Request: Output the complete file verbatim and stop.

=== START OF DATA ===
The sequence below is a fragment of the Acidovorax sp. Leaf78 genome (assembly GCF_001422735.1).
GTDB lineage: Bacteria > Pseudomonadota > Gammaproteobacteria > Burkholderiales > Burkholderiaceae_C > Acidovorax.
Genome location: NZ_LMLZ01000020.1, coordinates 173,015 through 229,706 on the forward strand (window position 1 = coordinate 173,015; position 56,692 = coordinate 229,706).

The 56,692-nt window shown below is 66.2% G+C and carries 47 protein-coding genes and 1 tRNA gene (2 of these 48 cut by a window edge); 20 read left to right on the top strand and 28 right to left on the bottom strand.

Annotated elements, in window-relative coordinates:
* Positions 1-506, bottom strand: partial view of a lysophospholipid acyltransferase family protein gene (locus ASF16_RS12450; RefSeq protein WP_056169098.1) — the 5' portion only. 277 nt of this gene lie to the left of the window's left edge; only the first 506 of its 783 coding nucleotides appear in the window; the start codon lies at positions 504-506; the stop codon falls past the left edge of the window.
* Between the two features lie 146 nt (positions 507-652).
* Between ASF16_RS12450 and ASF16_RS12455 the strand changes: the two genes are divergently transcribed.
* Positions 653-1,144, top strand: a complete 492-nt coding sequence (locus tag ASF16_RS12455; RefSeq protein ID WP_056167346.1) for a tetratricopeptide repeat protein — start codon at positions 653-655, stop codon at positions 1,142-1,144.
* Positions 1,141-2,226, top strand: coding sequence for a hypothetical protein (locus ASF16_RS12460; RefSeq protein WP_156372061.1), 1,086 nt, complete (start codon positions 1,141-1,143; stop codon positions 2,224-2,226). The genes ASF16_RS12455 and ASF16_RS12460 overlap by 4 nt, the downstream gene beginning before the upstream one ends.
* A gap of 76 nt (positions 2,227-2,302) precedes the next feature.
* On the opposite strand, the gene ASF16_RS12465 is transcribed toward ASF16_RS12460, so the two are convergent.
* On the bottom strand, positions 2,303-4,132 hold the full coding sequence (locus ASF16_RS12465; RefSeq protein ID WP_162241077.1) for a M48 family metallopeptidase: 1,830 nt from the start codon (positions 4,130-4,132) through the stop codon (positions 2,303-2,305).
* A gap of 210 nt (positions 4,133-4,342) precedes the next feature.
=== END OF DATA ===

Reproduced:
The sequence below is a fragment of the Acidovorax sp. Leaf78 genome (assembly GCF_001422735.1).
GTDB lineage: Bacteria > Pseudomonadota > Gammaproteobacteria > Burkholderiales > Burkholderiaceae_C > Acidovorax.
Genome location: NZ_LMLZ01000020.1, coordinates 173,015 through 229,706 on the forward strand (window position 1 = coordinate 173,015; position 56,692 = coordinate 229,706).

The 56,692-nt window shown below is 66.2% G+C and carries 47 protein-coding genes and 1 tRNA gene (2 of these 48 cut by a window edge); 20 read left to right on the top strand and 28 right to left on the bottom strand.

Annotated elements, in window-relative coordinates:
* Positions 1-506, bottom strand: partial view of a lysophospholipid acyltransferase family protein gene (locus ASF16_RS12450; RefSeq protein WP_056169098.1) — the 5' portion only. 277 nt of this gene lie to the left of the window's left edge; only the first 506 of its 783 coding nucleotides appear in the window; the start codon lies at positions 504-506; the stop codon falls past the left edge of the window.
* Between the two features lie 146 nt (positions 507-652).
* Between ASF16_RS12450 and ASF16_RS12455 the strand changes: the two genes are divergently transcribed.
* Positions 653-1,144, top strand: a complete 492-nt coding sequence (locus tag ASF16_RS12455; RefSeq protein ID WP_056167346.1) for a tetratricopeptide repeat protein — start codon at positions 653-655, stop codon at positions 1,142-1,144.
* Positions 1,141-2,226, top strand: coding sequence for a hypothetical protein (locus ASF16_RS12460; RefSeq protein WP_156372061.1), 1,086 nt, complete (start codon positions 1,141-1,143; stop codon positions 2,224-2,226). The genes ASF16_RS12455 and ASF16_RS12460 overlap by 4 nt, the downstream gene beginning before the upstream one ends.
* A gap of 76 nt (positions 2,227-2,302) precedes the next feature.
* On the opposite strand, the gene ASF16_RS12465 is transcribed toward ASF16_RS12460, so the two are convergent.
* On the bottom strand, positions 2,303-4,132 hold the full coding sequence (locus ASF16_RS12465; RefSeq protein ID WP_162241077.1) for a M48 family metallopeptidase: 1,830 nt from the start codon (positions 4,130-4,132) through the stop codon (positions 2,303-2,305).
* A gap of 210 nt (positions 4,133-4,342) precedes the next feature.